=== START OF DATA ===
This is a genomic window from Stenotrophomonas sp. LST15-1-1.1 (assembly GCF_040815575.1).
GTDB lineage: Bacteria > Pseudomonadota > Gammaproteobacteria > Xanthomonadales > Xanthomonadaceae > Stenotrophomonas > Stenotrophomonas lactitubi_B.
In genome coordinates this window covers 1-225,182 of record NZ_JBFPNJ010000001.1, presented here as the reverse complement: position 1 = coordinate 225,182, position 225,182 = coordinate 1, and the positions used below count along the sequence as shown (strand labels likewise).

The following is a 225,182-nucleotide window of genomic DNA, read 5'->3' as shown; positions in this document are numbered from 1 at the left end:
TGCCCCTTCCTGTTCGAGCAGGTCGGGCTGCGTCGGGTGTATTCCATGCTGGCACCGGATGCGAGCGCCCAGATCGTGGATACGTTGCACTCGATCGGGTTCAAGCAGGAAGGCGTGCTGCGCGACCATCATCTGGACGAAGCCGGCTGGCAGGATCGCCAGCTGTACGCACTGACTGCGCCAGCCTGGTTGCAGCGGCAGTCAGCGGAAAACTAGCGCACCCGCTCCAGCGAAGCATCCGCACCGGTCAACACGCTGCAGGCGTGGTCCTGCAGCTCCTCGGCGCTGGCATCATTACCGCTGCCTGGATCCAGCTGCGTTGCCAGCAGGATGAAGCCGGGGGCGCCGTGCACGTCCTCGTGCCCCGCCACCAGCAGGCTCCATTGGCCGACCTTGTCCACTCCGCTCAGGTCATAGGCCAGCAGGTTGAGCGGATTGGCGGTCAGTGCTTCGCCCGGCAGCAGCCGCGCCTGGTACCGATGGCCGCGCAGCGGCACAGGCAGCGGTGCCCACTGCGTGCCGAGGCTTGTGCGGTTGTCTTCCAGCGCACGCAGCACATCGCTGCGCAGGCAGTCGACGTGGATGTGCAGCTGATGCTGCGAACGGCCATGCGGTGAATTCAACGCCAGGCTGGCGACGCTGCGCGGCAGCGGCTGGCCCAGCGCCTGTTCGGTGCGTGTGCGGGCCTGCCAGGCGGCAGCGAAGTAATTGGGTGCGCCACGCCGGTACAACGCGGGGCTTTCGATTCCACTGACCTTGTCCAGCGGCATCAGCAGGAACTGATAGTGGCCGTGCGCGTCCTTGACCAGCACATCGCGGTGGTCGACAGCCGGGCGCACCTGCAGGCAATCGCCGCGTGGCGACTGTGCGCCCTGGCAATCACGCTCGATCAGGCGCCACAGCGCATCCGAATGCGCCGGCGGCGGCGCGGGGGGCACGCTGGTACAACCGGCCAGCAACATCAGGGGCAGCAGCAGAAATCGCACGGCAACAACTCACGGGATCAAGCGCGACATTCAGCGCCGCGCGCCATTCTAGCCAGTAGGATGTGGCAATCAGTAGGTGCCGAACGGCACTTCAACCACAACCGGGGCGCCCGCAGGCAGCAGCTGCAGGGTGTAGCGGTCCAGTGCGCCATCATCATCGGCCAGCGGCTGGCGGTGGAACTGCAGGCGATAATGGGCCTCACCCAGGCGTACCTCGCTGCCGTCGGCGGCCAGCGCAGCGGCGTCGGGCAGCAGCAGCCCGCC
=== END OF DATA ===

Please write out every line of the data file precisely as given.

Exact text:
This is a genomic window from Stenotrophomonas sp. LST15-1-1.1 (assembly GCF_040815575.1).
GTDB lineage: Bacteria > Pseudomonadota > Gammaproteobacteria > Xanthomonadales > Xanthomonadaceae > Stenotrophomonas > Stenotrophomonas lactitubi_B.
In genome coordinates this window covers 1-225,182 of record NZ_JBFPNJ010000001.1, presented here as the reverse complement: position 1 = coordinate 225,182, position 225,182 = coordinate 1, and the positions used below count along the sequence as shown (strand labels likewise).

The following is a 225,182-nucleotide window of genomic DNA, read 5'->3' as shown; positions in this document are numbered from 1 at the left end:
TGCCCCTTCCTGTTCGAGCAGGTCGGGCTGCGTCGGGTGTATTCCATGCTGGCACCGGATGCGAGCGCCCAGATCGTGGATACGTTGCACTCGATCGGGTTCAAGCAGGAAGGCGTGCTGCGCGACCATCATCTGGACGAAGCCGGCTGGCAGGATCGCCAGCTGTACGCACTGACTGCGCCAGCCTGGTTGCAGCGGCAGTCAGCGGAAAACTAGCGCACCCGCTCCAGCGAAGCATCCGCACCGGTCAACACGCTGCAGGCGTGGTCCTGCAGCTCCTCGGCGCTGGCATCATTACCGCTGCCTGGATCCAGCTGCGTTGCCAGCAGGATGAAGCCGGGGGCGCCGTGCACGTCCTCGTGCCCCGCCACCAGCAGGCTCCATTGGCCGACCTTGTCCACTCCGCTCAGGTCATAGGCCAGCAGGTTGAGCGGATTGGCGGTCAGTGCTTCGCCCGGCAGCAGCCGCGCCTGGTACCGATGGCCGCGCAGCGGCACAGGCAGCGGTGCCCACTGCGTGCCGAGGCTTGTGCGGTTGTCTTCCAGCGCACGCAGCACATCGCTGCGCAGGCAGTCGACGTGGATGTGCAGCTGATGCTGCGAACGGCCATGCGGTGAATTCAACGCCAGGCTGGCGACGCTGCGCGGCAGCGGCTGGCCCAGCGCCTGTTCGGTGCGTGTGCGGGCCTGCCAGGCGGCAGCGAAGTAATTGGGTGCGCCACGCCGGTACAACGCGGGGCTTTCGATTCCACTGACCTTGTCCAGCGGCATCAGCAGGAACTGATAGTGGCCGTGCGCGTCCTTGACCAGCACATCGCGGTGGTCGACAGCCGGGCGCACCTGCAGGCAATCGCCGCGTGGCGACTGTGCGCCCTGGCAATCACGCTCGATCAGGCGCCACAGCGCATCCGAATGCGCCGGCGGCGGCGCGGGGGGCACGCTGGTACAACCGGCCAGCAACATCAGGGGCAGCAGCAGAAATCGCACGGCAACAACTCACGGGATCAAGCGCGACATTCAGCGCCGCGCGCCATTCTAGCCAGTAGGATGTGGCAATCAGTAGGTGCCGAACGGCACTTCAACCACAACCGGGGCGCCCGCAGGCAGCAGCTGCAGGGTGTAGCGGTCCAGTGCGCCATCATCATCGGCCAGCGGCTGGCGGTGGAACTGCAGGCGATAATGGGCCTCACCCAGGCGTACCTCGCTGCCGTCGGCGGCCAGCGCAGCGGCGTCGGGCAGCAGCAGCCCGCC